Author

Utpal Smart

Graduation Semester and Year

2016

Language

English

Document Type

Dissertation

Degree Name

Doctor of Philosophy in Quantitative Biology

Department

Biology

First Advisor

Eric N Smith

Abstract

Much debated since the early 20th century, the evolutionary history and origin of the clinically important family Elapidae is of enormous interest. A persistent lack of higher-level phylogenetic resolution however, has impeded a clear understanding of the biogeography of this charismatic group of snakes. The traditional limiting factor in studies on higher-level elapid relationships has been the availability of samples from Old World coralsnakes (genera Sinomicrurus and Calliophis). Usually small, shy and fossorial, these animals are amongst the rarest Oriental snakes and their sampling in molecular studies has been sparse. Herein, primarily using molecular data, I work out the systematic relationships and biogeography of these two elusive genera of Asian coralsnakes. I leverage multilocus datasets, employing parametric phylogenetics and multispecies coalescent methods to provide a first insight into the systematic relationships and species boundaries of Calliophis species from South and Southeast Asia. I further use a phylogenetic framework to investigate biogeographic drivers of diversification in the Taiwan-Ryukyu Archipelago, using the genus Sinomicrurus. Finally, I estimate the most comprehensive phylogenetic relationships to-date among Old World coralsnakes and evaluate their position among the Elapidae. In doing so I make available one of the best resolved tree of higher-level elapid relationships to date. My phylogenetic analyses refute the monophyly of Old World coralsnakes and lead to a major revision of the known subfamilial relationships within Elapidae. Additionally, a fossil calibrated time-tree reveals that the genus Calliophis forms a distinct basal group in relation to all other elapids. My biogegoraphical analyses suggest that the Elapidae originated in Asia and the collision between the Indian and Laurasian plates may have acted as a driver of diversification in ancestral lineages. Overall, my dissertation work provides seminal information on the taxonomy, systematics and biogeography of one of the rarest and most enigmatic groups of venomous snakes in Asia. My research thus elucidates the role of major biogeographic breaks and also highlights novel patterns of evolutionary divergence across the Oriental biogeographic realm. This improved framework of phylogenetic relationships is expected to significantly benefit all future efforts of conservation and studies of toxin evolution in the Elapidae.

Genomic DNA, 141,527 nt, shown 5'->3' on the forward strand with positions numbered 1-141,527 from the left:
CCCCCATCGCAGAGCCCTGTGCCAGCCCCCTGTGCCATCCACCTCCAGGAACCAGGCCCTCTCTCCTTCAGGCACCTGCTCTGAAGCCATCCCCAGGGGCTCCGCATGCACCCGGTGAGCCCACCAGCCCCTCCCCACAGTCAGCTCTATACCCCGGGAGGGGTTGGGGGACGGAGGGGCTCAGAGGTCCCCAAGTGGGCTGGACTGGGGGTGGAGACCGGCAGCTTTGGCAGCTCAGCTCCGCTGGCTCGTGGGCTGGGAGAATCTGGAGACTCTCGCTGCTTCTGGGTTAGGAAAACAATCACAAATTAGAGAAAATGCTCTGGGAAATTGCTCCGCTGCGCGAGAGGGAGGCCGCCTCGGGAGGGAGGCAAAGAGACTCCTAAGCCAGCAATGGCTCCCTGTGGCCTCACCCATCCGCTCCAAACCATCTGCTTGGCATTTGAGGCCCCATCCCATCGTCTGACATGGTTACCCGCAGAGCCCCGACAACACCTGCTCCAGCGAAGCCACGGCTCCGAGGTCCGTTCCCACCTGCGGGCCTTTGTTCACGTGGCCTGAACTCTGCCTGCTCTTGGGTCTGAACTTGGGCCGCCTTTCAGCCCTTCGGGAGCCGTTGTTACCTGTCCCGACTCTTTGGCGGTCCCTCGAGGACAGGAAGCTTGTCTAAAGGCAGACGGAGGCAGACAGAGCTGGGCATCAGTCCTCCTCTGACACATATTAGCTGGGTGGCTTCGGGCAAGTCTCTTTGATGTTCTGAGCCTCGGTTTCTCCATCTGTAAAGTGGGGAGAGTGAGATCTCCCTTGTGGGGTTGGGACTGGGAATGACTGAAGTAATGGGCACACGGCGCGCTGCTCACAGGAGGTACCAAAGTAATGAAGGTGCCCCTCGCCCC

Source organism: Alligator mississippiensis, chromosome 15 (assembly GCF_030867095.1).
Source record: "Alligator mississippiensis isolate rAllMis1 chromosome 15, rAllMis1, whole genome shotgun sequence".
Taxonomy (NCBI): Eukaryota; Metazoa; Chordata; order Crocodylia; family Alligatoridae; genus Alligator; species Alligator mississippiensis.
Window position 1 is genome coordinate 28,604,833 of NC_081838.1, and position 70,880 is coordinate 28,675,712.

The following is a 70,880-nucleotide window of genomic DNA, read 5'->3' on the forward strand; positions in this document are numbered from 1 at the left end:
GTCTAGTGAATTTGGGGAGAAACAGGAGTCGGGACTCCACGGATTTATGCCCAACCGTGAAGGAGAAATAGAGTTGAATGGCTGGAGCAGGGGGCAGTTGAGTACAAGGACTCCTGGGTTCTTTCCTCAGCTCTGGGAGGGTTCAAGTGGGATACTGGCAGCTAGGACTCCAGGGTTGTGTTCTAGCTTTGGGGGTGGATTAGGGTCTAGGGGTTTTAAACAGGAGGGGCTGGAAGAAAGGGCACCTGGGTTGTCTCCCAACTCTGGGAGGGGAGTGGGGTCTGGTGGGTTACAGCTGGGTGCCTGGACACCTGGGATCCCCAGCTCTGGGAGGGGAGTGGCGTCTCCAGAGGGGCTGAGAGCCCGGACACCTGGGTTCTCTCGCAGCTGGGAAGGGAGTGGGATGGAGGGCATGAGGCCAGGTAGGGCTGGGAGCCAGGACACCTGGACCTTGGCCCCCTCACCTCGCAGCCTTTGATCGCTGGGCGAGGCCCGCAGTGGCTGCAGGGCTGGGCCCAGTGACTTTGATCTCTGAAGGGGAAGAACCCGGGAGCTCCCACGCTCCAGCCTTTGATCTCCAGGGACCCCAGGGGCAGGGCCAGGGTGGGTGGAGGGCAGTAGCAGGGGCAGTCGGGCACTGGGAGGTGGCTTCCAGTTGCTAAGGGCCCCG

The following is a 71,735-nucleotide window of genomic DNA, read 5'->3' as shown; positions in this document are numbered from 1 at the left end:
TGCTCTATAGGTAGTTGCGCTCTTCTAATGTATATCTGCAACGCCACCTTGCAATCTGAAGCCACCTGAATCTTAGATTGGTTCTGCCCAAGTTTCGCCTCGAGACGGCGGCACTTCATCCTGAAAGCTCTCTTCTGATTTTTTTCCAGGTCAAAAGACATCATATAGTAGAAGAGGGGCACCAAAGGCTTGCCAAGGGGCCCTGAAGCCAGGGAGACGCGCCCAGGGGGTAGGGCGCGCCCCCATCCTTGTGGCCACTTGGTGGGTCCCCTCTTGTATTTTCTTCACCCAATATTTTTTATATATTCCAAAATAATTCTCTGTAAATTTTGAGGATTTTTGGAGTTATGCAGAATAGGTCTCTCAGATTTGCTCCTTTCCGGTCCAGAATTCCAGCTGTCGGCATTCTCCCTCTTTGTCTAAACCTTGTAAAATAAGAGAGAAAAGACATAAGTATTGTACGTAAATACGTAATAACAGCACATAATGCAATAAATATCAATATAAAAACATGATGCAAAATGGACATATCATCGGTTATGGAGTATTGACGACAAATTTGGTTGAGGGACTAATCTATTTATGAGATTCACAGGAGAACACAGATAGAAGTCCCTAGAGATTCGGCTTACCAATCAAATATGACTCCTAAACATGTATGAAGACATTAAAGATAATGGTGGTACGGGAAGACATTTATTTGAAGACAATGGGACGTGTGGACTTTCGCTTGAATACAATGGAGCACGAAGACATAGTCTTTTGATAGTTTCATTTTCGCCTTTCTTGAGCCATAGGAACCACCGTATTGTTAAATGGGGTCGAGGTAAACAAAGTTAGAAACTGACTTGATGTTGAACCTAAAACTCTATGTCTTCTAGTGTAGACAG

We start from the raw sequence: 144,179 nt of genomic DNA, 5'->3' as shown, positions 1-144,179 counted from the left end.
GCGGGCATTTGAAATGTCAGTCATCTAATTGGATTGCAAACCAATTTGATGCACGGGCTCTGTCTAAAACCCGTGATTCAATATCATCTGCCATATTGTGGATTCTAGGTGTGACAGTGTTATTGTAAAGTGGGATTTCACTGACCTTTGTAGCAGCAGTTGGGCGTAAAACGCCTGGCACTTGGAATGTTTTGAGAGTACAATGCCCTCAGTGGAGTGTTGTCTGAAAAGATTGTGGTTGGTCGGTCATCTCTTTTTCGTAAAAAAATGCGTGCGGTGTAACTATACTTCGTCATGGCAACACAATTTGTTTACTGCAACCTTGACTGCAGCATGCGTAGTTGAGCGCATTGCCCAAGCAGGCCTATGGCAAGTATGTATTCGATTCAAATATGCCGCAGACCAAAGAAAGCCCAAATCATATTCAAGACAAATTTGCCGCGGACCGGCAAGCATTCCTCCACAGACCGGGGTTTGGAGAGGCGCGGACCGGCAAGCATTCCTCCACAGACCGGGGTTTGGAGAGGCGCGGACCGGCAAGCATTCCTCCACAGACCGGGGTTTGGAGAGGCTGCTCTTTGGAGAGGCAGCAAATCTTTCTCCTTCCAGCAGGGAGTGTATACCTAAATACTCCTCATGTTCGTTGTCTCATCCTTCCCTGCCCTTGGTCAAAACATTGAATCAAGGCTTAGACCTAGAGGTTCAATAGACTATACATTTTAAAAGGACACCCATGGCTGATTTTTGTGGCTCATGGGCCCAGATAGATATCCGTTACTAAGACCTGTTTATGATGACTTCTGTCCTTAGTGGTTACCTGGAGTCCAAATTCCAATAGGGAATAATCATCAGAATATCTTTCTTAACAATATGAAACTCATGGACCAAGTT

Keywords

Biogeography, Old World coralsnakes, Elapids, Molecular systematics

Disciplines

Biology | Life Sciences

Comments

Degree granted by The University of Texas at Arlington

Included in

Biology Commons

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